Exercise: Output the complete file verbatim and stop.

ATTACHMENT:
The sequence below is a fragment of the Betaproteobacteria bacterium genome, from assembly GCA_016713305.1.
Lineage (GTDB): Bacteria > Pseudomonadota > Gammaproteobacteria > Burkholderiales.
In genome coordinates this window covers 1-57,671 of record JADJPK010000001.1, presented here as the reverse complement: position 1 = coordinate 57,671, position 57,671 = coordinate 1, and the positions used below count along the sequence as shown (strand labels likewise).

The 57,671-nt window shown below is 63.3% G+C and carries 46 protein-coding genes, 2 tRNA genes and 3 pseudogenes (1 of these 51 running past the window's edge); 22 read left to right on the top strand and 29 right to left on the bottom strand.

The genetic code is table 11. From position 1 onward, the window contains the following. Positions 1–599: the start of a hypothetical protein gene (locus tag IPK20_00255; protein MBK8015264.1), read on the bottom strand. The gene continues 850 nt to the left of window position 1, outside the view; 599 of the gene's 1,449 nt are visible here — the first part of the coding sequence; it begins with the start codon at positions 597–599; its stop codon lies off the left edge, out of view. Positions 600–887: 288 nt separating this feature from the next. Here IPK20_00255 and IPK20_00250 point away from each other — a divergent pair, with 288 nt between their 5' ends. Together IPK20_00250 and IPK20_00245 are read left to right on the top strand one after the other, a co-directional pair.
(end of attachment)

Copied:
The sequence below is a fragment of the Betaproteobacteria bacterium genome, from assembly GCA_016713305.1.
Lineage (GTDB): Bacteria > Pseudomonadota > Gammaproteobacteria > Burkholderiales.
In genome coordinates this window covers 1-57,671 of record JADJPK010000001.1, presented here as the reverse complement: position 1 = coordinate 57,671, position 57,671 = coordinate 1, and the positions used below count along the sequence as shown (strand labels likewise).

The 57,671-nt window shown below is 63.3% G+C and carries 46 protein-coding genes, 2 tRNA genes and 3 pseudogenes (1 of these 51 running past the window's edge); 22 read left to right on the top strand and 29 right to left on the bottom strand.

The genetic code is table 11. From position 1 onward, the window contains the following. Positions 1–599: the start of a hypothetical protein gene (locus tag IPK20_00255; protein MBK8015264.1), read on the bottom strand. The gene continues 850 nt to the left of window position 1, outside the view; 599 of the gene's 1,449 nt are visible here — the first part of the coding sequence; it begins with the start codon at positions 597–599; its stop codon lies off the left edge, out of view. Positions 600–887: 288 nt separating this feature from the next. Here IPK20_00255 and IPK20_00250 point away from each other — a divergent pair, with 288 nt between their 5' ends. Together IPK20_00250 and IPK20_00245 are read left to right on the top strand one after the other, a co-directional pair.